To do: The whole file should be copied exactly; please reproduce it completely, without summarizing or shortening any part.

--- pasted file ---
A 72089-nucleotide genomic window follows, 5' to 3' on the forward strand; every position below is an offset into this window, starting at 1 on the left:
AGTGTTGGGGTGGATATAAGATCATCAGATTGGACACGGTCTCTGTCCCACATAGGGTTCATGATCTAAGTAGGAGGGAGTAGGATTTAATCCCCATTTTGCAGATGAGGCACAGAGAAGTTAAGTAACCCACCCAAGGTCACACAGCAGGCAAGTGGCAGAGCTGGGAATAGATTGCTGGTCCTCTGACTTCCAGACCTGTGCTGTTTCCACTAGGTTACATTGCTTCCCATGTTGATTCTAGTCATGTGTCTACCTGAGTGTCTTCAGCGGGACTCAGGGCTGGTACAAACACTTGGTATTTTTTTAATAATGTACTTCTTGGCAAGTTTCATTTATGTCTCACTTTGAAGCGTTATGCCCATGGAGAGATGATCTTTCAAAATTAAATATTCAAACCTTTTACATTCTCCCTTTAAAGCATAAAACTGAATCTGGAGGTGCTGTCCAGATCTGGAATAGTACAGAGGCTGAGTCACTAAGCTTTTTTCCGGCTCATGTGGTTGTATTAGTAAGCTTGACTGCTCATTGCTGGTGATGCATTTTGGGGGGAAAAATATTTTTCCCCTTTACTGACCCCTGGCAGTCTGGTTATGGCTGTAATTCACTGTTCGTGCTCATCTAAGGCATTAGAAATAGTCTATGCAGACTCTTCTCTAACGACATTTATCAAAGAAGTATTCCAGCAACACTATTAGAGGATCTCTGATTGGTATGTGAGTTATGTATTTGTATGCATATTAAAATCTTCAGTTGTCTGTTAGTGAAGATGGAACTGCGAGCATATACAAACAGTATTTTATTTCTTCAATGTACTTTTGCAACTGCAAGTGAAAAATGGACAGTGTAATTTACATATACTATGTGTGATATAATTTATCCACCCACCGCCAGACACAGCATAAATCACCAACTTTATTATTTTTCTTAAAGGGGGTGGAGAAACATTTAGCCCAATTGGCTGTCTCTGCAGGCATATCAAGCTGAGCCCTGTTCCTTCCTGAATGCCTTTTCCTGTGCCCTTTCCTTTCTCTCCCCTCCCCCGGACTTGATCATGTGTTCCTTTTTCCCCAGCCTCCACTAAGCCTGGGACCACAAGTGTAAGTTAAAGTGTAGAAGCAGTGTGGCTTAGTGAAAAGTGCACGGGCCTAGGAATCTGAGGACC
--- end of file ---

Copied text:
A 72089-nucleotide genomic window follows, 5' to 3' on the forward strand; every position below is an offset into this window, starting at 1 on the left:
AGTGTTGGGGTGGATATAAGATCATCAGATTGGACACGGTCTCTGTCCCACATAGGGTTCATGATCTAAGTAGGAGGGAGTAGGATTTAATCCCCATTTTGCAGATGAGGCACAGAGAAGTTAAGTAACCCACCCAAGGTCACACAGCAGGCAAGTGGCAGAGCTGGGAATAGATTGCTGGTCCTCTGACTTCCAGACCTGTGCTGTTTCCACTAGGTTACATTGCTTCCCATGTTGATTCTAGTCATGTGTCTACCTGAGTGTCTTCAGCGGGACTCAGGGCTGGTACAAACACTTGGTATTTTTTTAATAATGTACTTCTTGGCAAGTTTCATTTATGTCTCACTTTGAAGCGTTATGCCCATGGAGAGATGATCTTTCAAAATTAAATATTCAAACCTTTTACATTCTCCCTTTAAAGCATAAAACTGAATCTGGAGGTGCTGTCCAGATCTGGAATAGTACAGAGGCTGAGTCACTAAGCTTTTTTCCGGCTCATGTGGTTGTATTAGTAAGCTTGACTGCTCATTGCTGGTGATGCATTTTGGGGGGAAAAATATTTTTCCCCTTTACTGACCCCTGGCAGTCTGGTTATGGCTGTAATTCACTGTTCGTGCTCATCTAAGGCATTAGAAATAGTCTATGCAGACTCTTCTCTAACGACATTTATCAAAGAAGTATTCCAGCAACACTATTAGAGGATCTCTGATTGGTATGTGAGTTATGTATTTGTATGCATATTAAAATCTTCAGTTGTCTGTTAGTGAAGATGGAACTGCGAGCATATACAAACAGTATTTTATTTCTTCAATGTACTTTTGCAACTGCAAGTGAAAAATGGACAGTGTAATTTACATATACTATGTGTGATATAATTTATCCACCCACCGCCAGACACAGCATAAATCACCAACTTTATTATTTTTCTTAAAGGGGGTGGAGAAACATTTAGCCCAATTGGCTGTCTCTGCAGGCATATCAAGCTGAGCCCTGTTCCTTCCTGAATGCCTTTTCCTGTGCCCTTTCCTTTCTCTCCCCTCCCCCGGACTTGATCATGTGTTCCTTTTTCCCCAGCCTCCACTAAGCCTGGGACCACAAGTGTAAGTTAAAGTGTAGAAGCAGTGTGGCTTAGTGAAAAGTGCACGGGCCTAGGAATCTGAGGACC